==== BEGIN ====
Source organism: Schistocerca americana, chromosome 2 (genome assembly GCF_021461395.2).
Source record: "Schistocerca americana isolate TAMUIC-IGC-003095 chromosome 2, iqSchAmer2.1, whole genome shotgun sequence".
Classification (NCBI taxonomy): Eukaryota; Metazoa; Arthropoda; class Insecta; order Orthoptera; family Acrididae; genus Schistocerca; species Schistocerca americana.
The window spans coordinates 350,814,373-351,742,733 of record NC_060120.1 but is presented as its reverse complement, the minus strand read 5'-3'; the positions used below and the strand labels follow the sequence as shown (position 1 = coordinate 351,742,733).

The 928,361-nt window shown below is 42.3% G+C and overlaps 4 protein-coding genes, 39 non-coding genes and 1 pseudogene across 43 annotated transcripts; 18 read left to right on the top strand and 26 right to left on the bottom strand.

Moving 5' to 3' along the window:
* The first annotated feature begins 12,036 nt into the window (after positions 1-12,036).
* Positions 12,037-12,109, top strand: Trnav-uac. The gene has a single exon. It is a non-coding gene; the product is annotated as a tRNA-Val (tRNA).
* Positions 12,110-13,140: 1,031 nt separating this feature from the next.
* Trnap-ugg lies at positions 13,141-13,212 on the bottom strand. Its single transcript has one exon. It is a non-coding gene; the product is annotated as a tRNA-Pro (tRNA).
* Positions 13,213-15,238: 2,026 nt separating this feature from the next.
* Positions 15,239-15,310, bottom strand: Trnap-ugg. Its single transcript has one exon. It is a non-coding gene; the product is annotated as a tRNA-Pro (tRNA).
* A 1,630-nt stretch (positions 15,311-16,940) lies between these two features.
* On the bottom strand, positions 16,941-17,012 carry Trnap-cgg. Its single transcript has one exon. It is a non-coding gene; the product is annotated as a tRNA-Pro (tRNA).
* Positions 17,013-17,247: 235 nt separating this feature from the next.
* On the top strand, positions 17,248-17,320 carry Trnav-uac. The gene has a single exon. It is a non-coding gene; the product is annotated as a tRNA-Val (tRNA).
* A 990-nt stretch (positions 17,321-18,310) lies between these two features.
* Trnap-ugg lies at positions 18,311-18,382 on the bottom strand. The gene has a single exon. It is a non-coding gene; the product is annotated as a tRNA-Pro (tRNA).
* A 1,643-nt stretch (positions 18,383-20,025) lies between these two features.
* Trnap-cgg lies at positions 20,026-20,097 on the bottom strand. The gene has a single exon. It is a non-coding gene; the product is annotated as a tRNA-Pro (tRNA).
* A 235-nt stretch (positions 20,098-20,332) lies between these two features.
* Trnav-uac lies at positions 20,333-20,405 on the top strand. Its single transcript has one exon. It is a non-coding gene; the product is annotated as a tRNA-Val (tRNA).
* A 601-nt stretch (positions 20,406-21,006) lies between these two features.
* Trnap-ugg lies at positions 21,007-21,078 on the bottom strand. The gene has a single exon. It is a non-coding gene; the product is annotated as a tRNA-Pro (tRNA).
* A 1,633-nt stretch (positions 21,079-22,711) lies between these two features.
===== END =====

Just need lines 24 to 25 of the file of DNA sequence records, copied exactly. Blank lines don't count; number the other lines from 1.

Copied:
* Trnap-ugg lies at positions 21,007-21,078 on the bottom strand. The gene has a single exon. It is a non-coding gene; the product is annotated as a tRNA-Pro (tRNA).
* A 1,633-nt stretch (positions 21,079-22,711) lies between these two features.